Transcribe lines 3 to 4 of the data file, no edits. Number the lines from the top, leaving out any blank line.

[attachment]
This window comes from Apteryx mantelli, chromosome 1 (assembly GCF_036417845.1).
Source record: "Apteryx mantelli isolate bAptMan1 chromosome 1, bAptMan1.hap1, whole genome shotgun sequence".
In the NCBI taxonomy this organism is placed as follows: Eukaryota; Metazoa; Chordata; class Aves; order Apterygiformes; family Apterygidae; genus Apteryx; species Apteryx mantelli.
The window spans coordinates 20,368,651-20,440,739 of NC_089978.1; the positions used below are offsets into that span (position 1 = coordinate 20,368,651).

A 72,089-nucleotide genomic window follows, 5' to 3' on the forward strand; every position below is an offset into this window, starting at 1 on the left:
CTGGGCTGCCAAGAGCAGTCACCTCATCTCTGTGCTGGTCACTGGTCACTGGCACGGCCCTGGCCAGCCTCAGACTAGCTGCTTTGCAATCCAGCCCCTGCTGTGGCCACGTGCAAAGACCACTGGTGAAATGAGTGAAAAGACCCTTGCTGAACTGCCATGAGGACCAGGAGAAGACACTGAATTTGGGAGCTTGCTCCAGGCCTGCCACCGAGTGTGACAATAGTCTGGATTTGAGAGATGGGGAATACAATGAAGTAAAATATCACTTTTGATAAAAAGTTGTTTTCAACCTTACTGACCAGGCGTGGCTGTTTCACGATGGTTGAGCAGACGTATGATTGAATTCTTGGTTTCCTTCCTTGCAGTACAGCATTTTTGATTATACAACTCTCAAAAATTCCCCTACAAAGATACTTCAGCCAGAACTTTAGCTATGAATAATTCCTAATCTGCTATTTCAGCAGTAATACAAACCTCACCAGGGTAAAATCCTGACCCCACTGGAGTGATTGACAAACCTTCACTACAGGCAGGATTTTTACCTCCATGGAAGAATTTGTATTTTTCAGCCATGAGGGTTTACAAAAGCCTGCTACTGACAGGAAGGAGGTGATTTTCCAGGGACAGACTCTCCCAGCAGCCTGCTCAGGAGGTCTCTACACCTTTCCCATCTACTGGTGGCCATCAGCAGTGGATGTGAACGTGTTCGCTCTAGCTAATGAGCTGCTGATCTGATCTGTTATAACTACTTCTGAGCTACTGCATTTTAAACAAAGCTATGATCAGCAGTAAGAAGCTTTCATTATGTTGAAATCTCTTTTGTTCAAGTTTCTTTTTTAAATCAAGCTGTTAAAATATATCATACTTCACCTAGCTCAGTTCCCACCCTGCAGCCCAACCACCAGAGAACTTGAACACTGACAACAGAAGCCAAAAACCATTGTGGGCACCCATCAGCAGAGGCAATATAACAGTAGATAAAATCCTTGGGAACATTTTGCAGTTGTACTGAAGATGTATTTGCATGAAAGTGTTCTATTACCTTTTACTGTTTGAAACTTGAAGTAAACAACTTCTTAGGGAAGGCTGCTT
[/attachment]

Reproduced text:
In the NCBI taxonomy this organism is placed as follows: Eukaryota; Metazoa; Chordata; class Aves; order Apterygiformes; family Apterygidae; genus Apteryx; species Apteryx mantelli.
The window spans coordinates 20,368,651-20,440,739 of NC_089978.1; the positions used below are offsets into that span (position 1 = coordinate 20,368,651).